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Researchers at Google’s DeepMind have discovered major flaws in the output of large language models like GPT-3 and warn these could have serious consequences for society, like enabling deception and reinforcing bias. Notably, coauthors of a paper on the study say harms can be proliferated by large language models without malicious intent on the creators’ part. In other words, these harms can be spread accidentally, due to incorrect specifications around what an agent should be learning from or the model training process.
“We believe that language agents carry a high risk of harm, as discrimination is easily perpetuated through language. In particular, they may influence society in a way that produces value lock-in, making it harder to challenge problematic existing norms,” the paper reads. “We currently don’t have many approaches for fixing these forms of misspecification and the resulting behavioral issues.”
The paper supposes that language agents could also enable “incitement to violence” and other forms of societal harm, particularly by people with political motives. The agents could also be used to spread dangerous information, like how to make weapons or avoid paying taxes. In a prime example from work published last fall, GPT-3 tells a person to commit suicide.
The DeepMind paper is the most recent study to raise concerns about the consequences of deploying large language models made with datasets scraped from the web. The best known paper on this subject is titled “On the Dangers of Stochastic Parrots: Can Language Models Be Too Big?” and was published last month at the Fairness, Accountability, and Transparency conference by authors that include former Google Ethical AI team co-leads Margaret Mitchell and Timnit Gebru. This paper asserts language models that seem to be growing in size perpetuate stereotypes and carry environmental costs most likely to be born by marginalized groups.
While Google fired both of its researchers who chose to keep their name on the paper and required other Google research scientists to remove their names from a paper that reached a similar conclusion, the DeepMind paper cites the stochastic parrots paper among related works.
Earlier this year, a paper from OpenAI and Stanford University researchers details a meeting between experts from fields like computer science, political science, and philosophy. The group concluded that companies like Google and OpenAI, which control the largest known language models in the world, have only a matter of months to set standards around the ethical use of the technology before it’s too late.
The DeepMind paper joins a series of works that highlight NLP shortcomings. In late March, nearly 30 businesses and universities from around the world found major issues in an audit of five popular multilingual datasets used for machine translation.
A paper written about that audit found that in a significant fraction of the major dataset portions evaluated, less than 50% of the sentences were of acceptable quality, according to more than 50 volunteers from the NLP community.
Businesses and organizations listed as coauthors of that paper include Google and Intel Labs and come from China, Europe, the United States, and multiple nations in Africa. Coauthors include the Sorbonne University (France), the University of Waterloo (Canada), and the University of Zambia. Major open source advocates also participated, like EleutherAI, which is working to replicate GPT-3; Hugging Face; and the Masakhane project to produce machine translation for African languages.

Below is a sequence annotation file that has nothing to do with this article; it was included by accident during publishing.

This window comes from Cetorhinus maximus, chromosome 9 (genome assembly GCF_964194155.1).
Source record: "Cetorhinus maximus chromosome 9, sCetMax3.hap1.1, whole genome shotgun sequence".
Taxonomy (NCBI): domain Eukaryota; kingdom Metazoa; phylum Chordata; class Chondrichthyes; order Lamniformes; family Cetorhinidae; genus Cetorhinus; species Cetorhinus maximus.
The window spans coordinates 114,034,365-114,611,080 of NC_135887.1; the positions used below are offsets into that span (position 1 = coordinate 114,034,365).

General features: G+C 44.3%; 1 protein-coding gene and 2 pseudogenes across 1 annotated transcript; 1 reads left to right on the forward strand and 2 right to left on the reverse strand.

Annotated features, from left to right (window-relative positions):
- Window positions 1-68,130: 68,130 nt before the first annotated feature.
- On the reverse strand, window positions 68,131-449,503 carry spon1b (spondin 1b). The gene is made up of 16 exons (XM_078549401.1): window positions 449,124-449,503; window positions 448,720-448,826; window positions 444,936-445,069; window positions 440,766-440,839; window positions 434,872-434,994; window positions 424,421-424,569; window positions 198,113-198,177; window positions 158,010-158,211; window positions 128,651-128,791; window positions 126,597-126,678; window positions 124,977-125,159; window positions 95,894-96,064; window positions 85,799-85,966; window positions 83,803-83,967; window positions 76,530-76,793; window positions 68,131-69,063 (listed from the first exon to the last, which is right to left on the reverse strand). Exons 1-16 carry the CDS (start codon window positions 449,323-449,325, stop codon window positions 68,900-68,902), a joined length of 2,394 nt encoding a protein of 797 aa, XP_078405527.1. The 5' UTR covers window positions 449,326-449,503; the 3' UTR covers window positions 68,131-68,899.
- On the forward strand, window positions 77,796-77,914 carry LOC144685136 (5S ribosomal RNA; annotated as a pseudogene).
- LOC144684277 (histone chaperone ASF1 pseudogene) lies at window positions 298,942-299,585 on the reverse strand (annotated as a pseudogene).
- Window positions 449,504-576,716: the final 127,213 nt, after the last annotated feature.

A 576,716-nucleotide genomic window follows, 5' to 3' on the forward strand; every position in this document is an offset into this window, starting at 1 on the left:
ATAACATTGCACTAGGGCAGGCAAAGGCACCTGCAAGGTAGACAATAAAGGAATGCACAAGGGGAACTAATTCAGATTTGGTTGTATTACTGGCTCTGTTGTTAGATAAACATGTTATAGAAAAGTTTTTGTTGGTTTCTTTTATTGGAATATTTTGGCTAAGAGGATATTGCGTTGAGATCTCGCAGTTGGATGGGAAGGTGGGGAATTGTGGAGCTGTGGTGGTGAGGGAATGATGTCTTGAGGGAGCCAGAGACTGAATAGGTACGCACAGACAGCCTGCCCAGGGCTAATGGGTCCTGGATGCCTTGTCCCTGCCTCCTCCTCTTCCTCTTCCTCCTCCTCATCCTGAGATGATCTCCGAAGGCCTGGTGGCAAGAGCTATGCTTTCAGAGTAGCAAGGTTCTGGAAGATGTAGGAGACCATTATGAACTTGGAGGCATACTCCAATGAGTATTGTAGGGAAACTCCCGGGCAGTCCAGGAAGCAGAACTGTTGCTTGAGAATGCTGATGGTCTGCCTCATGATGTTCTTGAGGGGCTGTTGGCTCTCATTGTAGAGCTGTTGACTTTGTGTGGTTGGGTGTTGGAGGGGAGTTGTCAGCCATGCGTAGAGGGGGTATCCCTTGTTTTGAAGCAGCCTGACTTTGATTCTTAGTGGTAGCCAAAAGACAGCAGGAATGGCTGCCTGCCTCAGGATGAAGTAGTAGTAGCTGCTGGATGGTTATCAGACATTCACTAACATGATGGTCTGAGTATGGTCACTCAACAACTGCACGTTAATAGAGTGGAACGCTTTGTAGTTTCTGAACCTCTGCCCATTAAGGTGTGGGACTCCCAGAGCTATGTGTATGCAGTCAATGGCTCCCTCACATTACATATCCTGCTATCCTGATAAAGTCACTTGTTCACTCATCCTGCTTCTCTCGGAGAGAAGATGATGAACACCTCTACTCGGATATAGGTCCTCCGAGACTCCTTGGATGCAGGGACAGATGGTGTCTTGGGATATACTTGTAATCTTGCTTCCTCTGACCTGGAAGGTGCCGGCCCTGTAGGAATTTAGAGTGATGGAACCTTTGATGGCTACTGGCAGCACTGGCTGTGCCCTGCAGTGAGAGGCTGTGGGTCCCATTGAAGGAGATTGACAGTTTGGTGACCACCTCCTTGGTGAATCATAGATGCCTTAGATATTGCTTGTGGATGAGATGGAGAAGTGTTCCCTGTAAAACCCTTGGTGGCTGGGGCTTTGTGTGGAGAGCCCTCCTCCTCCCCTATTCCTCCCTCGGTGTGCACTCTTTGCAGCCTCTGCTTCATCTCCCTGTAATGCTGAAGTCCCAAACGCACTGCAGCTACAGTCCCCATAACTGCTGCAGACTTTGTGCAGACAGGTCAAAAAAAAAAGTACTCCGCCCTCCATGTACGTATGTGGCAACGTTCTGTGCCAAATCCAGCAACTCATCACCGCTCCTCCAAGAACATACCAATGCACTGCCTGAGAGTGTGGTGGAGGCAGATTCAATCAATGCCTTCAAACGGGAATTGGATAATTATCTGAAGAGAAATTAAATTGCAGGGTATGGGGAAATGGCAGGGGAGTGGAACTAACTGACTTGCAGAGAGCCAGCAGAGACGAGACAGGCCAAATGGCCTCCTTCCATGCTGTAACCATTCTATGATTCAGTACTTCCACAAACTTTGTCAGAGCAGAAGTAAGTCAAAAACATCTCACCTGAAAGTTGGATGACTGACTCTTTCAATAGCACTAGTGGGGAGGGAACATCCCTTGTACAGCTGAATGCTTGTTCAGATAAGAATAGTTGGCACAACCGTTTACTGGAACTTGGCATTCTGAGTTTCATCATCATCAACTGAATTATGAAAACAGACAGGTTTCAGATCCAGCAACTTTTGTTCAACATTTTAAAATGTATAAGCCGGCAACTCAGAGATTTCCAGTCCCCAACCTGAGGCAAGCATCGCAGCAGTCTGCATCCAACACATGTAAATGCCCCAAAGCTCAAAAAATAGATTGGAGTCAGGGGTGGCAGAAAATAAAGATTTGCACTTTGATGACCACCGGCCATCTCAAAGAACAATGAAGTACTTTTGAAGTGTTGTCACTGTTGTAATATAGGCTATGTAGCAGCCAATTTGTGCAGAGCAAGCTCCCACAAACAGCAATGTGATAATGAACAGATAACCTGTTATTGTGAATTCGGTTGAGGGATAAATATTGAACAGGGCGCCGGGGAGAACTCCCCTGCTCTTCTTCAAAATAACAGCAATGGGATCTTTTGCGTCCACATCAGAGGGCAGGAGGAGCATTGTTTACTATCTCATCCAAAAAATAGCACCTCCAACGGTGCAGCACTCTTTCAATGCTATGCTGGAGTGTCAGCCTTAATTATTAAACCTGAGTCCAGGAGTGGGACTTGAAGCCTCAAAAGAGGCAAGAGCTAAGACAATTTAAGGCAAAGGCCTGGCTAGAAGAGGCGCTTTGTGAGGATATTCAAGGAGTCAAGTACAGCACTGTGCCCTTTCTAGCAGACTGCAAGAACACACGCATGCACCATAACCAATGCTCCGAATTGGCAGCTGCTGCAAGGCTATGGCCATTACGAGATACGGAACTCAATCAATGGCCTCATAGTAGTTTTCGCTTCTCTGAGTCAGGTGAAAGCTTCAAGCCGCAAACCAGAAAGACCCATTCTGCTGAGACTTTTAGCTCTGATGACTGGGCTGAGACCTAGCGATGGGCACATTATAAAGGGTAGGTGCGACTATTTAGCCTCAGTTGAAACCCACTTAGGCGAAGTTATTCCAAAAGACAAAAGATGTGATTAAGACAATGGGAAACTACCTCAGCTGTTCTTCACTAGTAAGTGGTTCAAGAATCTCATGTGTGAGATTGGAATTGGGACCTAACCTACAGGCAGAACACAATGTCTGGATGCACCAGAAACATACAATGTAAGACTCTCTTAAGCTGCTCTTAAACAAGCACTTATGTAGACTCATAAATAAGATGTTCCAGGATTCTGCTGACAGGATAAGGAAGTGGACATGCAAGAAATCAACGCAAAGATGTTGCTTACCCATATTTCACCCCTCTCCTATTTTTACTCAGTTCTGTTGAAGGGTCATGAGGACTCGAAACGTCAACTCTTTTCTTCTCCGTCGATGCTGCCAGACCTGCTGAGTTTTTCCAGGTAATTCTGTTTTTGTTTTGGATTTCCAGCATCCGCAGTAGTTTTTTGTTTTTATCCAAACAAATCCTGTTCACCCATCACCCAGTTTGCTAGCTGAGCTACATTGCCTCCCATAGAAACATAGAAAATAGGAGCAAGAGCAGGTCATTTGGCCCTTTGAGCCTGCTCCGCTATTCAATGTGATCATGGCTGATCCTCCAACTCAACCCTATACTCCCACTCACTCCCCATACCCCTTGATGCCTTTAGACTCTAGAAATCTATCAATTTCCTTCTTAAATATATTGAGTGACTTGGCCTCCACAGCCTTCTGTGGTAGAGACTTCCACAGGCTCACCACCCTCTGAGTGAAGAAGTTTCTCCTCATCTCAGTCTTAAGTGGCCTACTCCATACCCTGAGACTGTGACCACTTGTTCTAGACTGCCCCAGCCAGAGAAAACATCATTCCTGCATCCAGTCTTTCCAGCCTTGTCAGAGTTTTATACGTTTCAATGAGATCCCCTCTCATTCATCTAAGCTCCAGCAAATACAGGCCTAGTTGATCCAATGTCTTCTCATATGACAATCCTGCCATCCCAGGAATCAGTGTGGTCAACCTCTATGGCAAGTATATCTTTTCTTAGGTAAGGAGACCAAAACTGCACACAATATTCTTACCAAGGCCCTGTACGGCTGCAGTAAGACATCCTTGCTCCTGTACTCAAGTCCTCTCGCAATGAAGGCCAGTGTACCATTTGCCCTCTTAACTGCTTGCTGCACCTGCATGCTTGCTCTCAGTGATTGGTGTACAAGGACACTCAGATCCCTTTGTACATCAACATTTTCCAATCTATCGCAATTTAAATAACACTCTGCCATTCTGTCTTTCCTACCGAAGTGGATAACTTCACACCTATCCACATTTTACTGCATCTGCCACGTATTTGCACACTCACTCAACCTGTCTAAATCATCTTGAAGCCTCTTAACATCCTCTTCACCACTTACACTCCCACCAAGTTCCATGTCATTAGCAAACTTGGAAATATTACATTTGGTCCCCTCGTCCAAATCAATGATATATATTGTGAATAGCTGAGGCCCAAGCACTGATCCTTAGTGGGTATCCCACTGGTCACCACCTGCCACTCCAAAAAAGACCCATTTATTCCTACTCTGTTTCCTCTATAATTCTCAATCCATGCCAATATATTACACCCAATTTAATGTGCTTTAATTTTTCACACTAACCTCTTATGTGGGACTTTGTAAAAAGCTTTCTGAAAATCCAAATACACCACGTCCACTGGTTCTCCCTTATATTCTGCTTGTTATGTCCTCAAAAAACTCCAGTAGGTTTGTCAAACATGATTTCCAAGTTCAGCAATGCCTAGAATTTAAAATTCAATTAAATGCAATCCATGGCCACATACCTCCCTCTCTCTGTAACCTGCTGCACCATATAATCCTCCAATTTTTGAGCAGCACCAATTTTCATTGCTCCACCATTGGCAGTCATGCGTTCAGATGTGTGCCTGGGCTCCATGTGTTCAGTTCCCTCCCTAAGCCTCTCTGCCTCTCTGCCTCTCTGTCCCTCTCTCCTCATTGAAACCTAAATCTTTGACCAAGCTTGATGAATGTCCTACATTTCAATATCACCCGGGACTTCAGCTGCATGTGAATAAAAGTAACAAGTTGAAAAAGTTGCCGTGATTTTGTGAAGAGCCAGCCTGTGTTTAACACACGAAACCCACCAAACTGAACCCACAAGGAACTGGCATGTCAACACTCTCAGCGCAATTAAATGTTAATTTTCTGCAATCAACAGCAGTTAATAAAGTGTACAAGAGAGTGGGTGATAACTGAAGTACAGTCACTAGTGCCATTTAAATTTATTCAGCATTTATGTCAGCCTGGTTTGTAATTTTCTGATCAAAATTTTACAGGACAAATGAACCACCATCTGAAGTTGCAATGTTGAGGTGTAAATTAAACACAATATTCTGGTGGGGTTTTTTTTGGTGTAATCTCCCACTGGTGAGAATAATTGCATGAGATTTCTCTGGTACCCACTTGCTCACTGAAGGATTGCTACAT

Consistent issues with mislabeled data arose during the audit, and volunteers found that a scan of 100 sentences in many languages could reveal serious quality issues, even for people who aren’t proficient in speaking the language.
“We rated samples of 205 languages and found that 87 of them had under 50% usable data,” the paper reads. “As the scale of ML research grows, it becomes increasingly difficult to validate automatically collected and curated datasets.”
The paper also finds that building NLP models with datasets automatically drawn from the internet holds promise, especially in resolving issues encountered by low-resource languages, but there’s very little research today about data collected automatically for low-resource languages. The authors suggest a number of solutions, like the kind of documentation recommended in Google’s stochastic parrots paper or standard forms of review, like the datasheets and models cards Gebru prescribed or the dataset nutrition label framework.
In other news, researchers from Amazon, ChipBrain, and MIT found that test sets of the 10 most-cited datasets used by AI researchers have an average label error rate of 3.4% and impact to benchmark results.
This week, organizers of NeurIPS, the world’s largest machine learning conference, announced plans to create a new track devoted to benchmarks and datasets. A blog post announcing the news begins with the simple declaration that “There are no good models without good data.”
Last month, the 2021 AI Index, an annual report that attempts to define trends in academia, business, policy, and system performance, found that AI is industrializing rapidly. But it named a lack of benchmarks and testing methods as major impediments to progress for the artificial intelligence community.
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